I’m in Korea!

I have been in Seoul for about 28 hours now!

The 15-hour flight felt endless, but I already love being here. Disclaimer: I am severely jet-lagged, so please excuse any incoherence you may find in this post.

The night before I left for Korea, I barely slept. I thought I was feeling relatively fine about everything, but then piercing stomach pain hit me right when I lay down for bed, belying my anxiety. (Fortunately, the pain subsided during my flight.) I didn’t realize how heavy the dread in my stomach was until it lifted when I connected with my driver at the airport and made my first friend.

No, that friend wasn’t the driver (though he seemed nice enough), but another Fulbrighter who happened to land at the same time as me and who now lives right across the hall from me! I am so thankful for her friendship!

I mean, I guess we just met yesterday, but I’ve already consulted her numerous times about how to get stuff to work in my apartment, we went out for dinner together yesterday, and then we had a long deep conversation this afternoon. (I LOVE those.) It’s almost like having a roommate. :)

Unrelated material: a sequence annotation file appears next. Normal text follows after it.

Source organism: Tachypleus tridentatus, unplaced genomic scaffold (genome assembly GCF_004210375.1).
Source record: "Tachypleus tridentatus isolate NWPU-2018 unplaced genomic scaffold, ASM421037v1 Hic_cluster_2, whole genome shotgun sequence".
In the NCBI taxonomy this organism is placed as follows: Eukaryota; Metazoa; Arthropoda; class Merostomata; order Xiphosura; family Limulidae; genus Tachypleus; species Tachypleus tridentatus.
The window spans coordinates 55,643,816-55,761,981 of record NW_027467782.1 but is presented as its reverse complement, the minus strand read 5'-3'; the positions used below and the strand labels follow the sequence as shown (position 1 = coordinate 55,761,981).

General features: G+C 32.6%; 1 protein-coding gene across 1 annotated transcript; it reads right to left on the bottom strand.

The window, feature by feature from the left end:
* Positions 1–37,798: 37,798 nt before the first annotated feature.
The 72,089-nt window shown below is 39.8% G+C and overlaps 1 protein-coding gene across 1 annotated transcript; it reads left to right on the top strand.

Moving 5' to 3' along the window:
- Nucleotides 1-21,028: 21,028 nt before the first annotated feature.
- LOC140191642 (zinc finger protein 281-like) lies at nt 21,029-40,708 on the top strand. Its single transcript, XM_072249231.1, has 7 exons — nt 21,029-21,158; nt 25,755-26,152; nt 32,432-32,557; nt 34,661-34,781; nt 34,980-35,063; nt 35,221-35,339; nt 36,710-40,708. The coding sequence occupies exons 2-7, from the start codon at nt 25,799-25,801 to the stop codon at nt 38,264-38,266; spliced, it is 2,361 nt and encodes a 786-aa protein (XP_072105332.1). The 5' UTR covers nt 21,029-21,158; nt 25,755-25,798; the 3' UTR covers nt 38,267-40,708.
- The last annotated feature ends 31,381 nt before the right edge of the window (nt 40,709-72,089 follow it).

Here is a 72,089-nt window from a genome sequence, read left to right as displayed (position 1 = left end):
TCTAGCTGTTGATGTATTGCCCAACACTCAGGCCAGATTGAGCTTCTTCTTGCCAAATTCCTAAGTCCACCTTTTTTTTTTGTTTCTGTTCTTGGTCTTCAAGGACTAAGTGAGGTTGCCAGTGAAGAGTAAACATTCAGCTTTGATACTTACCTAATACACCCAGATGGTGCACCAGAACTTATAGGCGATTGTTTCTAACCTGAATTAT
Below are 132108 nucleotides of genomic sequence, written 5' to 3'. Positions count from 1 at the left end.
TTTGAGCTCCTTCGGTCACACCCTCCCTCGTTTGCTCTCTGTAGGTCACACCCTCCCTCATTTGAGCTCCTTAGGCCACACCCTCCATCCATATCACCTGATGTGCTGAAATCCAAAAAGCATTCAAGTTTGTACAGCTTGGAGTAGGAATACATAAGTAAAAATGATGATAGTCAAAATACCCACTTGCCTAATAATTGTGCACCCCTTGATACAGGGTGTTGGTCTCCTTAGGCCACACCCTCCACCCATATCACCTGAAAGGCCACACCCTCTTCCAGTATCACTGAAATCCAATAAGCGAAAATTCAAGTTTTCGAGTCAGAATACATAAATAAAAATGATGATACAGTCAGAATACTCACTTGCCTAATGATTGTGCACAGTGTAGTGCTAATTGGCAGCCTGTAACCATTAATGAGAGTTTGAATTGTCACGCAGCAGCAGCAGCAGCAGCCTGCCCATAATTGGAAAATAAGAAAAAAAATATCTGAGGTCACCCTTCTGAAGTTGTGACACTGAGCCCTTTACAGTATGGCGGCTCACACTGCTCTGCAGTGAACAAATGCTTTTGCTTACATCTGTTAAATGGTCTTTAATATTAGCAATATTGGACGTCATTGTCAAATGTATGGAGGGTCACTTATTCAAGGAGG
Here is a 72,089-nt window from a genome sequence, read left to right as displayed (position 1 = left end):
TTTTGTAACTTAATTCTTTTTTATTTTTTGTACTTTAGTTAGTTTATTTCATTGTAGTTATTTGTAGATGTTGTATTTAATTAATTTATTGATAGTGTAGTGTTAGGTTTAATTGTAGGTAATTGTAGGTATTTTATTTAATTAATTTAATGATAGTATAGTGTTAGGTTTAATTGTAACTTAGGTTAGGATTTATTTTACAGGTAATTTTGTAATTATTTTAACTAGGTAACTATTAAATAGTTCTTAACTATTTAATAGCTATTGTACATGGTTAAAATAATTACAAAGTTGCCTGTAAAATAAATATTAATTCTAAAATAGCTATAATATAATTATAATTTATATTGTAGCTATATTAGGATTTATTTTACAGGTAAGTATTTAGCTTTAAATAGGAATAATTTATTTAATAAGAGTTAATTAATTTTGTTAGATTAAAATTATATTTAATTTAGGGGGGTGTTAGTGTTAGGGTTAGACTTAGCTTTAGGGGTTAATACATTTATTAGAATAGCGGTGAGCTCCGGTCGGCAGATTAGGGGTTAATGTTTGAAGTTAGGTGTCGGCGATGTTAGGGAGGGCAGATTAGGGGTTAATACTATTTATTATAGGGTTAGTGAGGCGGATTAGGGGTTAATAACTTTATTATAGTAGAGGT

Today my big adventures were:

Taking the subway to the Fulbright building (which included finding the subway station) and buying some groceries (which included locating a grocery store).

I can already tell how much better my Korean is than last time I was here, which is exciting. (The people I asked for directions could understand what I was saying perfectly! I couldn’t understand a lot of what they said, but that’s okay, baby steps.)

And I have already noticed how much people look at me when I’m on the street or on the subway. It’s definitely a weird sensation to get so much attention, though I suppose I’ve had similar experiences in more homogenous areas of the US.

I’ll post pictures of my apartment once I tidy up a bit more.  It’s cute.



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After living in South Korea for over 7 years, Elizabeth is back in the States finding a new normal. Currently in seminary, she is enjoying unpacking questions of faith in a new context. Amidst the tension of brokenness and conviction, she continues to find grace. And above all else, she continues to pursue the God who inspires childlike wonder.

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